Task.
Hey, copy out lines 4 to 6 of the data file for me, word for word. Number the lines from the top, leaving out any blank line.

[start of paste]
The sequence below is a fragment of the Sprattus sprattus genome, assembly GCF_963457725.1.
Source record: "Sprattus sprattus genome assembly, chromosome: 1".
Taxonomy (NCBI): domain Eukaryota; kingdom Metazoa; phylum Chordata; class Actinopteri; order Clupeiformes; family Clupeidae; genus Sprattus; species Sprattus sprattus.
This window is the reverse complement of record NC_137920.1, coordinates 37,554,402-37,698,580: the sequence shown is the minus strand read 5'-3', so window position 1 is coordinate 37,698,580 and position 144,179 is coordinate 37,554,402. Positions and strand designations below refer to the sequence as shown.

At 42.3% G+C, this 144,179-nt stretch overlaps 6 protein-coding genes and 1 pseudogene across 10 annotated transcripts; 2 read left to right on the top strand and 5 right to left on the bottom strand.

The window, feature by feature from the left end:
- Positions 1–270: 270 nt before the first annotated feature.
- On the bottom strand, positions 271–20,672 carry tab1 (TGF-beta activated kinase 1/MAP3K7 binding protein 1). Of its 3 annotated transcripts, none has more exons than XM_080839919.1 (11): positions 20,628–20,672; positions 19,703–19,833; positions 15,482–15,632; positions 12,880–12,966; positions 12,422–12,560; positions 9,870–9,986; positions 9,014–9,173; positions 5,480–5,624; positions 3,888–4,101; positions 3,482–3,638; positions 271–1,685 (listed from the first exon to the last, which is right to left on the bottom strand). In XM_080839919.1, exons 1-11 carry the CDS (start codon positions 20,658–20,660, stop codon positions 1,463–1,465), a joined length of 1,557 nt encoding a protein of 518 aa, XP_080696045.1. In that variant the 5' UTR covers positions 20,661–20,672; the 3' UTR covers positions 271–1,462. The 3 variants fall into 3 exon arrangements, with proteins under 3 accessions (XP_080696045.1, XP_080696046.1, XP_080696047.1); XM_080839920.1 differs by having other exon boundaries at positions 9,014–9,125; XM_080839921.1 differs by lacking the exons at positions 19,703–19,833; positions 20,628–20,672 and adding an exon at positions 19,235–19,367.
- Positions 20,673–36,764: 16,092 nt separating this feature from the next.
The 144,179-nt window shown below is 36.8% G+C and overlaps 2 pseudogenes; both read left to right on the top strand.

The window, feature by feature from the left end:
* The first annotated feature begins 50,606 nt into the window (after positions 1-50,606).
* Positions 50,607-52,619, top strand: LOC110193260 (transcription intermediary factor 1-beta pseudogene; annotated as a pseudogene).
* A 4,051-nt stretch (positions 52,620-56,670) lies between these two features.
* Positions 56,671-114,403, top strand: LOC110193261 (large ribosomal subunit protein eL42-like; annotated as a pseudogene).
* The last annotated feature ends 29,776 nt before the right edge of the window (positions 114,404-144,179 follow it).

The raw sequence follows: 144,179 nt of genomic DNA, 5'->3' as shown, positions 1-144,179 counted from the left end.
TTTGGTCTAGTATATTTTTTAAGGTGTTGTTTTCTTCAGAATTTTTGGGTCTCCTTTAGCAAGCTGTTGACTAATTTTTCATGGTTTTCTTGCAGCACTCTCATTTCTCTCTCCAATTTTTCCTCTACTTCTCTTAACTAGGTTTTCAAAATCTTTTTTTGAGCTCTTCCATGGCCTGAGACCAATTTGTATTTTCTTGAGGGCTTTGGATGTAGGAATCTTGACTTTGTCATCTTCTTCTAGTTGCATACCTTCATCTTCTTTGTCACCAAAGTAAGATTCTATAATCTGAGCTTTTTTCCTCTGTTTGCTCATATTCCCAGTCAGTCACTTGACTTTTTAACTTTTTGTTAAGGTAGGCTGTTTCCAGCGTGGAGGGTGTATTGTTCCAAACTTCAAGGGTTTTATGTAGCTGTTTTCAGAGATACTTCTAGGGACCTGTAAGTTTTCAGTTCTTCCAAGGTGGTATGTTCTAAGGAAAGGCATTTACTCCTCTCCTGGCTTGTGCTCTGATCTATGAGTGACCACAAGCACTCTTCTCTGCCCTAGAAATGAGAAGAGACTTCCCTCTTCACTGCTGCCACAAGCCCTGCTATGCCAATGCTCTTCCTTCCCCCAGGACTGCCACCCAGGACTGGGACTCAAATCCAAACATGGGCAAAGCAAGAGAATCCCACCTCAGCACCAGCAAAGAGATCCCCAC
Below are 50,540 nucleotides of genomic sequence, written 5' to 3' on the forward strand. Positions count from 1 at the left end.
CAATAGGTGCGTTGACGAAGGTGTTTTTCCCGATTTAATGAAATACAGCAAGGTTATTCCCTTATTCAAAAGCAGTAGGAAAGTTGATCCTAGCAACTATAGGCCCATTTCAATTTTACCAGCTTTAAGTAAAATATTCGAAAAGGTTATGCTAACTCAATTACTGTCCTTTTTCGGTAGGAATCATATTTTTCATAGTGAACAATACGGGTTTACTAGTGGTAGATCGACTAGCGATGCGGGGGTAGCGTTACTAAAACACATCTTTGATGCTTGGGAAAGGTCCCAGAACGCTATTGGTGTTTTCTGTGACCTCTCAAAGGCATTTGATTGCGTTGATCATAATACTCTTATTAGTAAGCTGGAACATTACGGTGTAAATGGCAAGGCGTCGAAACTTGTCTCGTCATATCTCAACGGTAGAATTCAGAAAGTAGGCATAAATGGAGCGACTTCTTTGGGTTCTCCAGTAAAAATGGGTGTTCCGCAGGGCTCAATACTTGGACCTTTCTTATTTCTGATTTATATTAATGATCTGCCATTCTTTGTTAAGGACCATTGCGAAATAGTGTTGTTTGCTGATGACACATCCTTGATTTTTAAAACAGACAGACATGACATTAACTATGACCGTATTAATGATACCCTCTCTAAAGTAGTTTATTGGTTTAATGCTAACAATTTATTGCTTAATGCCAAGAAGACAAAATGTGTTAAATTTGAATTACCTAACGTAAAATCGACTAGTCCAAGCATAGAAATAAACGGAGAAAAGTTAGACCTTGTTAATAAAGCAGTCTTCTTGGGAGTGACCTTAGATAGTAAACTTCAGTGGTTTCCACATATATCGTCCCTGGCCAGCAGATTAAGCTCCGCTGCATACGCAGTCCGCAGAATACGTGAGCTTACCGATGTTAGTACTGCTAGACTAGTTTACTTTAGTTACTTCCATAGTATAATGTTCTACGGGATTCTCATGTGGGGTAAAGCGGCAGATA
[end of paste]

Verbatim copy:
This window is the reverse complement of record NC_137920.1, coordinates 37,554,402-37,698,580: the sequence shown is the minus strand read 5'-3', so window position 1 is coordinate 37,698,580 and position 144,179 is coordinate 37,554,402. Positions and strand designations below refer to the sequence as shown.

At 42.3% G+C, this 144,179-nt stretch overlaps 6 protein-coding genes and 1 pseudogene across 10 annotated transcripts; 2 read left to right on the top strand and 5 right to left on the bottom strand.

The window, feature by feature from the left end: